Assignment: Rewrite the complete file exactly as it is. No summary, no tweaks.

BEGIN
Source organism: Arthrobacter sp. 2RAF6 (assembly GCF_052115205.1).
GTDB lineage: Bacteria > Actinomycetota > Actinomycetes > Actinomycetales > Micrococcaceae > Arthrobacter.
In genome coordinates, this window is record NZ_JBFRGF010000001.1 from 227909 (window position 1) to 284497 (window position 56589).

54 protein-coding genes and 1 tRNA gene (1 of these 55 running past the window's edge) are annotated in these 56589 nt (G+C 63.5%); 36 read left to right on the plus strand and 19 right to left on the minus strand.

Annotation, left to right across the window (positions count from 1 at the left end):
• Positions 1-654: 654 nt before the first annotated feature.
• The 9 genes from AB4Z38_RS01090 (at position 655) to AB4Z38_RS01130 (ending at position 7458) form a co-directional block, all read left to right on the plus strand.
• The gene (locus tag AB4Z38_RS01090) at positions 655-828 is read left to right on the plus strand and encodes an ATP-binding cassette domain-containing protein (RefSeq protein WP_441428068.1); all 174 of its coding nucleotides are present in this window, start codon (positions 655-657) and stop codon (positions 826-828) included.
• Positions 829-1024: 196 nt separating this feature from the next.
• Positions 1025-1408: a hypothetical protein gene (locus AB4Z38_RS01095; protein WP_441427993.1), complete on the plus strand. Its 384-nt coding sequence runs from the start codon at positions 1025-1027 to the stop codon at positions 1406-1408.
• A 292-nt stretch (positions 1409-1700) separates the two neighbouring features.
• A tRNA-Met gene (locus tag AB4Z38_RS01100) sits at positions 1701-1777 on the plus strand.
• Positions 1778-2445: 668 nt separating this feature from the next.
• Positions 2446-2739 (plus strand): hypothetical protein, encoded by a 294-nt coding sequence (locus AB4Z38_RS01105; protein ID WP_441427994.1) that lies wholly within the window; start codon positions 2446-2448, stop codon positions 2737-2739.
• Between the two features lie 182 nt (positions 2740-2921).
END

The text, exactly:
Source organism: Arthrobacter sp. 2RAF6 (assembly GCF_052115205.1).
GTDB lineage: Bacteria > Actinomycetota > Actinomycetes > Actinomycetales > Micrococcaceae > Arthrobacter.
In genome coordinates, this window is record NZ_JBFRGF010000001.1 from 227909 (window position 1) to 284497 (window position 56589).

54 protein-coding genes and 1 tRNA gene (1 of these 55 running past the window's edge) are annotated in these 56589 nt (G+C 63.5%); 36 read left to right on the plus strand and 19 right to left on the minus strand.

Annotation, left to right across the window (positions count from 1 at the left end):
• Positions 1-654: 654 nt before the first annotated feature.
• The 9 genes from AB4Z38_RS01090 (at position 655) to AB4Z38_RS01130 (ending at position 7458) form a co-directional block, all read left to right on the plus strand.
• The gene (locus tag AB4Z38_RS01090) at positions 655-828 is read left to right on the plus strand and encodes an ATP-binding cassette domain-containing protein (RefSeq protein WP_441428068.1); all 174 of its coding nucleotides are present in this window, start codon (positions 655-657) and stop codon (positions 826-828) included.
• Positions 829-1024: 196 nt separating this feature from the next.
• Positions 1025-1408: a hypothetical protein gene (locus AB4Z38_RS01095; protein WP_441427993.1), complete on the plus strand. Its 384-nt coding sequence runs from the start codon at positions 1025-1027 to the stop codon at positions 1406-1408.
• A 292-nt stretch (positions 1409-1700) separates the two neighbouring features.
• A tRNA-Met gene (locus tag AB4Z38_RS01100) sits at positions 1701-1777 on the plus strand.
• Positions 1778-2445: 668 nt separating this feature from the next.
• Positions 2446-2739 (plus strand): hypothetical protein, encoded by a 294-nt coding sequence (locus AB4Z38_RS01105; protein ID WP_441427994.1) that lies wholly within the window; start codon positions 2446-2448, stop codon positions 2737-2739.
• Between the two features lie 182 nt (positions 2740-2921).